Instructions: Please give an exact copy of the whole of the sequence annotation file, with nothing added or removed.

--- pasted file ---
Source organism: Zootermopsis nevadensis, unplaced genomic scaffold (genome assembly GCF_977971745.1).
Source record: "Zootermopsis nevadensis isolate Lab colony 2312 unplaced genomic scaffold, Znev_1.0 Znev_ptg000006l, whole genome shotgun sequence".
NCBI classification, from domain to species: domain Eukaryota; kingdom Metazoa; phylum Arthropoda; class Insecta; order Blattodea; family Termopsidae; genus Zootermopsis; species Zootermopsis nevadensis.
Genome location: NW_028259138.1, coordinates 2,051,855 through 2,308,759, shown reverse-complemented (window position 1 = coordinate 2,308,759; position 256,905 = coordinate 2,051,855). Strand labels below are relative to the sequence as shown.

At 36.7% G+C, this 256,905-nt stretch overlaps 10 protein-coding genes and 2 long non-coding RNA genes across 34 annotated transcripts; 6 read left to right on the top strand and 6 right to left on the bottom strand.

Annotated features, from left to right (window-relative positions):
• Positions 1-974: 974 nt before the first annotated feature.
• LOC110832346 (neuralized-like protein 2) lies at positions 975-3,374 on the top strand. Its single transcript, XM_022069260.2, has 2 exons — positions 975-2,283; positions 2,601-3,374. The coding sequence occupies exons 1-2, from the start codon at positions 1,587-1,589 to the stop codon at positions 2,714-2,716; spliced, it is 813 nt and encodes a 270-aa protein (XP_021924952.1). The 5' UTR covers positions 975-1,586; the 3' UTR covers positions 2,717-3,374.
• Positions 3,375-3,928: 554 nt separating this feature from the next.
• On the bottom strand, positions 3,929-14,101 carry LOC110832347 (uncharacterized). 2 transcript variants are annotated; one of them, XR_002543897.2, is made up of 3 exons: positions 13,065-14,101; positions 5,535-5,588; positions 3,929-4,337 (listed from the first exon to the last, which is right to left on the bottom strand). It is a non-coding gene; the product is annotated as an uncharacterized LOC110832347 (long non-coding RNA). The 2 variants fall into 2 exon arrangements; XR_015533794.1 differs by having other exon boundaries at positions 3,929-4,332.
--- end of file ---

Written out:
Source organism: Zootermopsis nevadensis, unplaced genomic scaffold (genome assembly GCF_977971745.1).
Source record: "Zootermopsis nevadensis isolate Lab colony 2312 unplaced genomic scaffold, Znev_1.0 Znev_ptg000006l, whole genome shotgun sequence".
NCBI classification, from domain to species: domain Eukaryota; kingdom Metazoa; phylum Arthropoda; class Insecta; order Blattodea; family Termopsidae; genus Zootermopsis; species Zootermopsis nevadensis.
Genome location: NW_028259138.1, coordinates 2,051,855 through 2,308,759, shown reverse-complemented (window position 1 = coordinate 2,308,759; position 256,905 = coordinate 2,051,855). Strand labels below are relative to the sequence as shown.

At 36.7% G+C, this 256,905-nt stretch overlaps 10 protein-coding genes and 2 long non-coding RNA genes across 34 annotated transcripts; 6 read left to right on the top strand and 6 right to left on the bottom strand.

Annotated features, from left to right (window-relative positions):
• Positions 1-974: 974 nt before the first annotated feature.
• LOC110832346 (neuralized-like protein 2) lies at positions 975-3,374 on the top strand. Its single transcript, XM_022069260.2, has 2 exons — positions 975-2,283; positions 2,601-3,374. The coding sequence occupies exons 1-2, from the start codon at positions 1,587-1,589 to the stop codon at positions 2,714-2,716; spliced, it is 813 nt and encodes a 270-aa protein (XP_021924952.1). The 5' UTR covers positions 975-1,586; the 3' UTR covers positions 2,717-3,374.
• Positions 3,375-3,928: 554 nt separating this feature from the next.
• On the bottom strand, positions 3,929-14,101 carry LOC110832347 (uncharacterized). 2 transcript variants are annotated; one of them, XR_002543897.2, is made up of 3 exons: positions 13,065-14,101; positions 5,535-5,588; positions 3,929-4,337 (listed from the first exon to the last, which is right to left on the bottom strand). It is a non-coding gene; the product is annotated as an uncharacterized LOC110832347 (long non-coding RNA). The 2 variants fall into 2 exon arrangements; XR_015533794.1 differs by having other exon boundaries at positions 3,929-4,332.